Science can unlock powerful tools to fight climate change and ocean acidification, but only if we fund research and govern it well.
In the Before Time, I spoke with a few ocean scientists on climate issues, and I heard a common refrain. Climate change receives little attention or funding, considering the magnitude of the problem; climate impacts on oceans get even less; and marine carbon removal gets almost none at all. Humans are short-lived terrestrial creatures. …CONTINUE READING
Important Legal & Policy Considerations in Closing Beaches to Protect Public Health
As part of America’s steadily growing restiveness over state and local shelter-in-place directives, the issue of government-mandated public beach closures has recently emerged as a particularly contentious issue. It’s especially prominent now, given that many coastal states are experiencing their first heat waves of 2020. Many Americans are increasingly weary of and angry over public …CONTINUE READING
It’s easy to put off long-term problems when there’s a crisis. Much too easy, actually.
Long-term problems get short shrift in a crisis. That’s true of infrastructure repair; it’s also true of climate change. Like deferred maintenance, climate change just gets bigger the longer it’s put off. I often see the fruits of deferred maintenance on the Berkeley campus. Building conditions are a huge problem at Berkeley. Whenever there’s a …CONTINUE READING
U.C. Davis Will Host Cutting-Edge Event on September 16-17, 2019
U.C. Davis’ Coastal and Marine Sciences Institute, in conjunction with the UCD School of Law’s California Environmental Law & Policy Center, will host an important and timely conference on September 16-17, 2019. “The Ocean’s Role in Sustainable Food Production” will offer an in-depth, interdisciplinary look at current scientific, economic, social, legal and governance issues surrounding …CONTINUE READING
Despite state and local action, more effective reduction of single-use plastics must come from Congress.
Editor’s note: this article was originally published in The Regulatory Review on February 13, 2019. Plastic pollution appears to be arising ever more frequently in the news. Companies like Starbucks have announced voluntary steps to rid their stores of plastic straws. China is wielding its “National Sword” policy, which places restrictions on the amount and type of plastic waste it …CONTINUE READING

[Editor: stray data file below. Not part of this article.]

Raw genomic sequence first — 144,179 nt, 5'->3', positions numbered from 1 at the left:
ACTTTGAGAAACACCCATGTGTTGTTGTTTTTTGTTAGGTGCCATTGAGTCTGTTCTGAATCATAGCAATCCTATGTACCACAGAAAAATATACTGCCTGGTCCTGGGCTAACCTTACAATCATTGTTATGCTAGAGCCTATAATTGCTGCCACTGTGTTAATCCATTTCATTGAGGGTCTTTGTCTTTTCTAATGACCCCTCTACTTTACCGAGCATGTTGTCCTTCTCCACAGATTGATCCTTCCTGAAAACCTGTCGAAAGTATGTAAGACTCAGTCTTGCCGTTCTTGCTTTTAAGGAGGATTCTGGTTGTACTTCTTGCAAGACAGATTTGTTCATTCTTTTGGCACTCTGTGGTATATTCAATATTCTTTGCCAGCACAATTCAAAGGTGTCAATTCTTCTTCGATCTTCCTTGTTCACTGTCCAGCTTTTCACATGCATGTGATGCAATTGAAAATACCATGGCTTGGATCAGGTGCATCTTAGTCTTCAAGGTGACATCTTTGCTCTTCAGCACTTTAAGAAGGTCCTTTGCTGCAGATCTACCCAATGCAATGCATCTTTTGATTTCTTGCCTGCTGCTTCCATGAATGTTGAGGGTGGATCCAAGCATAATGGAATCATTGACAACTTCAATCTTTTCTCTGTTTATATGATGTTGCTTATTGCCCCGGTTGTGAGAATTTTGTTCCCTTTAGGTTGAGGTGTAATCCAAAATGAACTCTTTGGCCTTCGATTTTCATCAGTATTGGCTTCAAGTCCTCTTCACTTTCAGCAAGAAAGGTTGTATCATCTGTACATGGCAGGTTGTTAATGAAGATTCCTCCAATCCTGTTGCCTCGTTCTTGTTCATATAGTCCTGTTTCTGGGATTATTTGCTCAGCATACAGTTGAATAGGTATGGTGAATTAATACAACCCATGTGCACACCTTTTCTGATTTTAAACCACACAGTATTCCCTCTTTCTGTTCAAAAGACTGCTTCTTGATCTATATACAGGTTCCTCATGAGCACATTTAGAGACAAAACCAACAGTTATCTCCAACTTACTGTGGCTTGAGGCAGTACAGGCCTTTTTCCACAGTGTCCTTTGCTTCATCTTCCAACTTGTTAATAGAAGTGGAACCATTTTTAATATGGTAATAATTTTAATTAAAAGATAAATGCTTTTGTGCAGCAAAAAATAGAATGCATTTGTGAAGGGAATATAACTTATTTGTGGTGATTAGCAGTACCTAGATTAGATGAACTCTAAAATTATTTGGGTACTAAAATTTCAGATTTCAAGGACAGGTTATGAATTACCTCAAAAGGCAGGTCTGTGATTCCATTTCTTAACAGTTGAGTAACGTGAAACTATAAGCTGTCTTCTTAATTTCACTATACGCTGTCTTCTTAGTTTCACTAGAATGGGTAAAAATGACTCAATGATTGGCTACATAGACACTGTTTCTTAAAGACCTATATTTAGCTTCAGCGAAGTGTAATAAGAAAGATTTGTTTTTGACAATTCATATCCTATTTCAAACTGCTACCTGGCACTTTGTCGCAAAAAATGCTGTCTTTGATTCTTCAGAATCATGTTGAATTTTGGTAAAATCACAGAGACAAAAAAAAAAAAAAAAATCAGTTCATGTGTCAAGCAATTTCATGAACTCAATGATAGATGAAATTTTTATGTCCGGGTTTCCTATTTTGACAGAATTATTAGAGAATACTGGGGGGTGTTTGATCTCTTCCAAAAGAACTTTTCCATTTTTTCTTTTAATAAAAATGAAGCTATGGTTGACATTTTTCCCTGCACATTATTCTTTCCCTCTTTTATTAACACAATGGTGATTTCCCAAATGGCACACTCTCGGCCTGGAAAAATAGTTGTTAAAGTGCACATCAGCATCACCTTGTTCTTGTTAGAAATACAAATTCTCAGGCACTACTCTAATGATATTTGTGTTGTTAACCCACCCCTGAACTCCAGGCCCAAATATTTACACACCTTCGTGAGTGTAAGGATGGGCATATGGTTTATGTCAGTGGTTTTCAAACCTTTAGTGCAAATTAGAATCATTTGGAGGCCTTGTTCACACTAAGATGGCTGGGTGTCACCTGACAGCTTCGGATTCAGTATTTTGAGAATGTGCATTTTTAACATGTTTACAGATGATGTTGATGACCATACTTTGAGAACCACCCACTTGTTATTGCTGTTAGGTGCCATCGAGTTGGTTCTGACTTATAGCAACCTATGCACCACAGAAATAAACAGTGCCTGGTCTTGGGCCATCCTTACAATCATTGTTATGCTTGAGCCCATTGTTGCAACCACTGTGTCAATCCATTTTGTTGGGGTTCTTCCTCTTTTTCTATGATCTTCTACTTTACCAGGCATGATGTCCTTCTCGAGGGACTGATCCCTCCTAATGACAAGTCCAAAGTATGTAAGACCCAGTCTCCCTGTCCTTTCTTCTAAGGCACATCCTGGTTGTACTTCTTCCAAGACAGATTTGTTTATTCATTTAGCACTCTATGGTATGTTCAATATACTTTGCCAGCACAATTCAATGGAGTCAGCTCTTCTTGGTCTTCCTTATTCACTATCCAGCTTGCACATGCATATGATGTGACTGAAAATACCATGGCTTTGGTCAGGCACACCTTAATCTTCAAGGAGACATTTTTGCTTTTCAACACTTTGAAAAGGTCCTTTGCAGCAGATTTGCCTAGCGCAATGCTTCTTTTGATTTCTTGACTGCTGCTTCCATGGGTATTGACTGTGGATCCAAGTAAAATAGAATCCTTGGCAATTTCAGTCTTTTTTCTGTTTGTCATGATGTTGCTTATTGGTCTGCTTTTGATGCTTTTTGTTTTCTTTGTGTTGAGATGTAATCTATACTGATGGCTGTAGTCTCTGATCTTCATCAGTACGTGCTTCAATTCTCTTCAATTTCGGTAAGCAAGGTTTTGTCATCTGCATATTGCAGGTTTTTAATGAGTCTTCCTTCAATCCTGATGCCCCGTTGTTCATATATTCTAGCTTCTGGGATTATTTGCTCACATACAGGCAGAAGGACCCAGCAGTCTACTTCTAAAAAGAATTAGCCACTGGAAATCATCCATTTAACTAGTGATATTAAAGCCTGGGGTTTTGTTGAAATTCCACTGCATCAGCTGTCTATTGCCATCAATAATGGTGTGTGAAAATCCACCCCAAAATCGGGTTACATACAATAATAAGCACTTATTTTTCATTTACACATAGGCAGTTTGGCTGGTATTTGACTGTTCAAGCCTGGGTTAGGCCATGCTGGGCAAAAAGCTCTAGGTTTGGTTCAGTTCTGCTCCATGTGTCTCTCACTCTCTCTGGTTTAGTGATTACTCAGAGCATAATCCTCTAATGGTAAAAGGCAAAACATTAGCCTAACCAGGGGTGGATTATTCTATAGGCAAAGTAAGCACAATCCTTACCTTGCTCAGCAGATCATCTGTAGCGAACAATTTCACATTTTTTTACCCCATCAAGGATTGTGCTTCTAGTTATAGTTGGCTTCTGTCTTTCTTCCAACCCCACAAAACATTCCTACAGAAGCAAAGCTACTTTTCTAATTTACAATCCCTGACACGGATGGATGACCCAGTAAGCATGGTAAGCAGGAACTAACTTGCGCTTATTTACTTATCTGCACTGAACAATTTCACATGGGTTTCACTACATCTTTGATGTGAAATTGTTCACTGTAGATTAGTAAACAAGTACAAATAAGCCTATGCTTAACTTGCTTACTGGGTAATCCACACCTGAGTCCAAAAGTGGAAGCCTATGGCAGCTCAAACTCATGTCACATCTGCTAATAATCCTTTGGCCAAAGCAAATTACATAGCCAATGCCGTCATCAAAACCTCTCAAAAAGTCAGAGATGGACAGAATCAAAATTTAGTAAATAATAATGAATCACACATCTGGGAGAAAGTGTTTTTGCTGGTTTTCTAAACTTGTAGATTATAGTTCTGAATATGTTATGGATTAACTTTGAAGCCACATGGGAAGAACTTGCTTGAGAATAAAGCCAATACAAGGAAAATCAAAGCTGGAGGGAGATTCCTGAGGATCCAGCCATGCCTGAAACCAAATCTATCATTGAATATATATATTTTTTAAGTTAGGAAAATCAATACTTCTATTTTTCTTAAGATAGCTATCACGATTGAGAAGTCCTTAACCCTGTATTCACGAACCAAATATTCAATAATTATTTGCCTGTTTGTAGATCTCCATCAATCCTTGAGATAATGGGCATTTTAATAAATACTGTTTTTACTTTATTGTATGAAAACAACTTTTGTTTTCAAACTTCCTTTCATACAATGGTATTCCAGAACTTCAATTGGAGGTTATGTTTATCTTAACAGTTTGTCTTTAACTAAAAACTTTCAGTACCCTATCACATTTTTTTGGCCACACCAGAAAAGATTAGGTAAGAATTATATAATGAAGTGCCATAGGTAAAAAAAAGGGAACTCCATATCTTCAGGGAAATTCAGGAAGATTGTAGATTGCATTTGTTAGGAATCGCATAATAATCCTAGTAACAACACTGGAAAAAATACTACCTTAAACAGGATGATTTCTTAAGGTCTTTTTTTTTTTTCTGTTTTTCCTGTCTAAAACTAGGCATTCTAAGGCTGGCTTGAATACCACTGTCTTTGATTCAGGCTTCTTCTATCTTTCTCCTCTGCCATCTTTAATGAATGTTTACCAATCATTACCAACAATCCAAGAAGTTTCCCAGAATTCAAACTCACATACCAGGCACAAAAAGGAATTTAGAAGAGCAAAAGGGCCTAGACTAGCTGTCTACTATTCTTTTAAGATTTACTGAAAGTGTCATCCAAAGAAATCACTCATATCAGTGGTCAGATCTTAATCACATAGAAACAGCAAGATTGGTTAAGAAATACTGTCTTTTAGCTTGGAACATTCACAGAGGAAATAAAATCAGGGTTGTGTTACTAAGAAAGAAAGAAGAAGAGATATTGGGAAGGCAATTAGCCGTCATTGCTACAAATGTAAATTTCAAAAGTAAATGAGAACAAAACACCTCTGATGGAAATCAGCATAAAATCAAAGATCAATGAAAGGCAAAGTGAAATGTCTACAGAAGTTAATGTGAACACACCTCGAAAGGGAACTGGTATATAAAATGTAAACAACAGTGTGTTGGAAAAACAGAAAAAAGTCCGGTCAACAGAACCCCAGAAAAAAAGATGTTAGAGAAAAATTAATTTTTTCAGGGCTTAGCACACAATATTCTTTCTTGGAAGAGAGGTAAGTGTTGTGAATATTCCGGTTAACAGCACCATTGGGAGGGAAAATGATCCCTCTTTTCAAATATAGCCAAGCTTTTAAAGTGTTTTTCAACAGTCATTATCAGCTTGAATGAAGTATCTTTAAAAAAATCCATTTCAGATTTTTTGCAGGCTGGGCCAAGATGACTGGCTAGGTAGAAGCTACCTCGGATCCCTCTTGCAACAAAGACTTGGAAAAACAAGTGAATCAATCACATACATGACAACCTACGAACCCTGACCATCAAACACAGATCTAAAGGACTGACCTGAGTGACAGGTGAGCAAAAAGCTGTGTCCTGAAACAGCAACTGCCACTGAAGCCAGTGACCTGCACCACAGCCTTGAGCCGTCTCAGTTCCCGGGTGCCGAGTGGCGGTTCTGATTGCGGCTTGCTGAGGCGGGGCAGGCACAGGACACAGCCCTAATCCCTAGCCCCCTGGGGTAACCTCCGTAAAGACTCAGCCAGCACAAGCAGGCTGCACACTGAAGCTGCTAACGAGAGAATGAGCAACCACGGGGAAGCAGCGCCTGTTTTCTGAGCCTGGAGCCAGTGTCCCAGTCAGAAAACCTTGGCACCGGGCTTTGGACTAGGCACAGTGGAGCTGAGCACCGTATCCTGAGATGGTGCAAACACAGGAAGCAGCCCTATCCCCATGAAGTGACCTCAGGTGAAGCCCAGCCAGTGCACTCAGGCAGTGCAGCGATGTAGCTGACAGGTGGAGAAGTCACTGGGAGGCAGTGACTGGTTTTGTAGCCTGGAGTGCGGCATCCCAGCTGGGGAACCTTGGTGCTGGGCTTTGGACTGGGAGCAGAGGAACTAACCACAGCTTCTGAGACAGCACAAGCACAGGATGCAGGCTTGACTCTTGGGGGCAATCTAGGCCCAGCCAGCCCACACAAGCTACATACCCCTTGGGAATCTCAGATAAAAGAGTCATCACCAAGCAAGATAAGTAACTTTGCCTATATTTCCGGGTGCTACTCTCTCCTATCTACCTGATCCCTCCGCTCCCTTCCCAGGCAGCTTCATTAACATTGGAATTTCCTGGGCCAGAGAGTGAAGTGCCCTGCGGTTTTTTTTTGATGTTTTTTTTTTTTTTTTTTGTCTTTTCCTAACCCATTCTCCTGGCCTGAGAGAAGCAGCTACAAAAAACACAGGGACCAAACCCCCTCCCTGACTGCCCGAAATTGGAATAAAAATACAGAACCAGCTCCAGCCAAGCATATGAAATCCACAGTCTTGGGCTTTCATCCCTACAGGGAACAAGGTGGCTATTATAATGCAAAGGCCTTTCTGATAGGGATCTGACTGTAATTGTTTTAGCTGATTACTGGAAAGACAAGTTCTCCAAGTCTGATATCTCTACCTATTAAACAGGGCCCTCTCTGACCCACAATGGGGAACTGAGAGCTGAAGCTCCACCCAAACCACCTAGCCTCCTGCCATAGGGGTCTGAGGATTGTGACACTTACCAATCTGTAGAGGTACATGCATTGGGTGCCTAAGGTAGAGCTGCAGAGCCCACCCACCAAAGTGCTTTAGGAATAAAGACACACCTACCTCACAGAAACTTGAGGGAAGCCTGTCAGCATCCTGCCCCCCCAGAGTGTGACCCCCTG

How to turn off the plastics spout?
Kudos to National Geographic for its stunner of an issue on plastics and the environmental harms they cause. As this latest report and many other recent stories make clear, we are drowning in plastics. Bits of plastic have been found in beer, in major brands of bottled water, in 75% of deep sea fish, in …CONTINUE READING
Human impacts on global natural systems are large and diverse
Climate change is well known now as a major impact of humans on the planet. But climate change is only one of a wide range of ways in which humans are dramatically changing natural systems at the regional, continental and planetary levels. For instance, greenhouse gas emissions are the driver of anthropogenic climate change. But …CONTINUE READING
Yesterday, the National Ocean Council released the Obama Administration’s much anticipated plan for implementing the National Ocean Policy. The newly released National Ocean Policy Implementation Plan identifies practical, efficient, and responsible actions that Federal agencies will take to support healthy, productive, and resilient ocean, coastal, and Great Lakes waters, thriving coastal communities, and a robust, …CONTINUE READING
Stanford University’s Woods Institute for the Environment and the Center for Ocean Solutions recently released the results of a survey finding that the majority of Americans favor proactive sea-level rise adaptation actions. According to the survey results (margin of error: +/- 4.9% at the 95 percent confidence level), 82 percent of the Americans surveyed said …CONTINUE READING
The scientific journal Nature reports on two recent research findings. One is bad news. I think the other is good news, but not everyone will agree. The first report (the bad news) is a reminder that ecological harm is a cumulative process: The [new] study suggests that the cold weather was the first of three …CONTINUE READING